In order to help others effectively, you must take your mind off yourself. Your attention is diverted toward the other person and their needs. Not only is your mind off of your worries, but also you feel good when you are able to help someone. In this episode, Vincent and Laura discuss "helping" - giving specific tips and talking about studies that echo the suggestions.

063 Personal Growth: Coping Skills Part 10 – Helping


Think back to a time where you were sincerely grateful for someone’s help. How did you feel? Try to remember the relief that soothed you. What do you think it would feel like if you could provide that kind of feeling to someone else?

If this is your first time joining us, WELCOME!  We’re so glad you found us! Vincent and I are the Relationship Helpers.  We are Christian therapists who help people find the change they need in their lives. In today’s episode, we are going to talk about how helping others can help to ameliorate depression and anxiety symptoms. 

About the Series

But before we discuss how helping helps depression, we want to give a brief re-cap on the previous episodes of this series.  Today’s episode marks the final episode in a ten-part series on “101 Activities You Can Do to Improve Your Mood.”  Be sure to check out our episodes on God, exercise, slowing down, fun, animals and nature, socializing, aesthetics, creating and learning, and touch and smell. 

Each of these episodes is a theme for over one hundred activities we have compiled.  With each theme we provide interesting studies and research on why these activities are beneficial to our health and well-being. 

Each week we have looked at these activities from the perspective of Philippians 4:8 (think on whatever is true, noble, just, pure, lovely and of good report.)  Today’s activities fall under all of those things!

In Galatians 6: 2, we are told to carry one another’s burdens to fulfill the law of Christ.  If you have been isolating yourself lately due to poor motivation and negative thinking, helping people can be a wonderful way to get your mind in a more productive state.  If you are lost on how to get started, today’s list provides all sorts of creative ways to get started. 

“Helping” Activities

18.  Volunteer at a soup kitchen. Volunteering provides you with opportunities to serve someone else. You get your mind off of YOU – when we are too focused on ourselves, we become anxious and maybe depressed. Volunteering at a soup kitchen allows you to focus on others’ needs and in return you benefit. Larry Crabb says, “The more that you learn to love like God, the more your joy increases.” Here are some tips when you go.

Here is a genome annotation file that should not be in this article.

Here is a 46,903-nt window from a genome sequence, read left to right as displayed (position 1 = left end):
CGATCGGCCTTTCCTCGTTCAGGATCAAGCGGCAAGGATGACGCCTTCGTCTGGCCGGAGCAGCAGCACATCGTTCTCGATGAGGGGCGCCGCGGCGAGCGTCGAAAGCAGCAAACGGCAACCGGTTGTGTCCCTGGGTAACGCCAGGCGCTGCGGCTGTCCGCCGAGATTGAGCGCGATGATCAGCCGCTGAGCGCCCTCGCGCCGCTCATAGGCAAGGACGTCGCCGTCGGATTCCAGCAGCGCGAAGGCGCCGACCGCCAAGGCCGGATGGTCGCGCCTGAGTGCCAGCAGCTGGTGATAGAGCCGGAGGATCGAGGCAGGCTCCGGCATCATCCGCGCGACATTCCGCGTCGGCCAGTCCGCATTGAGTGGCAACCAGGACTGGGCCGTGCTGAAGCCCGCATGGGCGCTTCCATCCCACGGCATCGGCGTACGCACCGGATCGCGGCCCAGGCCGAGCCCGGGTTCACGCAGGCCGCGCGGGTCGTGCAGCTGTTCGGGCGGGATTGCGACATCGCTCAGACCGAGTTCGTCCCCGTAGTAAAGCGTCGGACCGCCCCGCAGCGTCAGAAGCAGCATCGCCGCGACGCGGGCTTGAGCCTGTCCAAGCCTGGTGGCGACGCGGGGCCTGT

27. Pay for someone’s meal at a restaurant anonymously.  Being kind elevates self-esteem and can lower the effects of psychological disorders.

30. Teach a child how to read.  Reading with children improves parent-child communication, raises self-esteem, lowers anxiety/stress and increases empathy.

37. Visit shut-ins at the nursing home. By visiting a shut-in, you not only minister to them, but they minister to you as well. You learn to slow down, focus on someone else, and give love.

61. Volunteer with the Boy (or Girl) Scouts. Studies have shown that volunteering has been linked to lower blood pressure and less symptoms of depression. Volunteering not only helps you, but also helps the ones you are working with.

More Activities

65. Pick up trash on a local road. This is a great way to be a part of the community and meet new people. Along with meeting other civic-minded people, you get some good exercise as well.

75. Make a baby laugh.  Children laugh more than adults.  Adults have a tendency to be more serious.  By intentionally making a child laugh, you are engaging in a social activity that is light-hearted and has many health and mental health benefits. You will be more likely to laugh if you make a baby laugh. Laughter strengthens resilience, which is an important strength in coping.  It is a great stress-reliever and can lessen the symptoms of anxiety.  

77. Buy a loved one flowers.  Performing random acts of kindness can improve our emotional wellbeing.

100. Compliment someone on their appearance.  Studies indicate that people with social anxiety are less likely to give compliments.  Learning to give compliments helps begin conversations, builds connections with others, and lowers anxiety.


You were probably surprised at our list, weren’t you?! Hopefully there were things on it you had never considered, but find worth doing! We hope that you enjoyed today’s episode, and this ten-part series. It has been great fun learning about so many activities we can do to improve our moods.  We’ve learned a lot through the process, and hope you have too!

Be sure to check out our resources page by clicking on the link below. We have downloadable and printable PDFs of each episode, the categories, and the full list.

Published by

Vincent & Laura Ketchie

Vincent Ketchie, LPC and Laura Ketchie, LPC are the hosts of Relationship Helpers, a podcast where they discuss family issues and interview relationship experts. Vincent and Laura are licensed marriage counselors.

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